Most small waterbodies were built for irrigation and/or drinking water storage for humans and livestock, but have also been shown to play an important role in watershed management. Apart from natural lakes, small waterbodies are generally of two types: 1) reservoirs created by damming a river and, 2) ponds built on watersheds to collect and store surface runoff. There are millions of small waterbodies scattered throughout the world, most of which are poorly or not at all managed for fish production.
Small-scale fisheries (SSF) make important but undervalued contributions to the economies of some of the world’s poorest countries. They also provide much of the animal protein needed by societies in which food security remains a pressing issue. Assessment and management of these fisheries is usually inadequate or absent and they continue to fall short of their potential as engines for development and social change. In this study, we bring together existing theory and methods to suggest a general scheme for diagnosing and managing SSF.
The livelihoods and food security of many Cambodians depend heavily on inland capture fisheries, so the sustainable management of these fisheries is very important. Notwithstanding, the sustainability of Mekong fisheries is threatened by increasing fishing pressure and habitat modifications. Current management is considered insufficiently capable of controlling levels of exploitation and achieving equitable distribution of the resource, and the Cambodian government is promoting co-management initiatives as a way of addressing these issues.
Rice is presently grown in 113 countries. Rice farming also offers a suitable environment for the culture of fish and other aquatic organism. This publication synthesizes the available information on the role that aquaculture can play in rice-based farming systems towards food security and poverty alleviation.
In Asia, the fisheries sector is important in terms of food security, livelihoods and foreign exchange earnings. However, as in many parts of the world, there are signs that capture fisheries are fully exploited or overfished. Management of fisheries in the region is often hampered by lack of information on the status of fisheries in terms of biological, social, economic, policy and governance aspects. This regional project documents an alarming decline on coastal fishery resources, based on historic research surveys in South and Southeast Asia.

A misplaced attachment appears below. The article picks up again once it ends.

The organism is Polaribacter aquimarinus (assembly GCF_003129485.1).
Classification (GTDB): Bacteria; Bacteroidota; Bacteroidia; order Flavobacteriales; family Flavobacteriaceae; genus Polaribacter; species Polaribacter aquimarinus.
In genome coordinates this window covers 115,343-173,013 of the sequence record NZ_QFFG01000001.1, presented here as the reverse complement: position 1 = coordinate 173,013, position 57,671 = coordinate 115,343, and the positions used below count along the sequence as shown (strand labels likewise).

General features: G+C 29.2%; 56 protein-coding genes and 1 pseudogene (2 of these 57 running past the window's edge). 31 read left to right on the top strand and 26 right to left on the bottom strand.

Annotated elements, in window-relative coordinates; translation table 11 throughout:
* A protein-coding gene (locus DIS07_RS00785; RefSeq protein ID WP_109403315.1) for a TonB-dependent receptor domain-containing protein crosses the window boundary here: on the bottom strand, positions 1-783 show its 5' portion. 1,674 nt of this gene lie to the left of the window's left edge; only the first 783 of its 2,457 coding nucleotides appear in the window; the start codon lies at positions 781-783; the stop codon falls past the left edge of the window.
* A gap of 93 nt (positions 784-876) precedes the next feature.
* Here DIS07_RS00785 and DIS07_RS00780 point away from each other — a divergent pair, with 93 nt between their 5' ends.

Fish has become a political commodity, thanks to its increasing scarcity and its high value. Aquaculture offers opportunities as the last frontier for sustaining the contribution of fish to food security. Asia is at the forefront of world aquaculture development and has many lessons to share, even within the region. Though aquaculture has made remarkable contributions to availability of food, it promises far more than has already been achieved. Aquaculture can produce more affordable fish, income-generat-ing activities and rural development.
China is a large and rapidly developing country. Fisheries and aquaculture have been prominent sectors in the contribution to GDP and the provision of food security, export revenue, and livelihoods for the poor. The rapid development has come at some cost to the environment and the sustainability of natural resources. Levels of marine fisheries catches are stagnant. Some of the rivers and major lakes are polluted and the restoration of the productivity of these lakes is of key concern.
More than half of the 4 million hectares of the Mekong Delta are covered by acid sulfate soils (ASS). Most ASS areas have been reclaimed for agricultural production during recent decades by means of new canals, new settlements, floodplain drainage, and new rice varieties and cropping systems. In 1996, agriculture occupied 83% of the total area of the Delta. Urban areas account for 10% of the total area. This leaves only 7% for natural or semi-natural wetlands. Rice is the dominant agricultural product and greatly contributes to the food security of the country.
Fish play an increasingly important role in national and local economies of many developing countries. Africa’s rivers, wetlands and lakes are especially important for poor rural households for whom they provide employment and income opportunities in areas where other economic alternatives are scarce or inexistent. They also provide nutritional safetynets in these regions with limited roads and access to market. However, policy makers and regional decision makers tend to underrate fisheries, in particular inland small-scale fisheries.
This rolling Medium Term Plan (MTP) for 2003-2005 presents WorldFish Center’s (WorldFish) programs and partnerships and describes how they are designed to provide the scientific basis for the multiple positive contributions of sustainable aquatic resources management to poverty eradication, food security and environmental rehabilitation.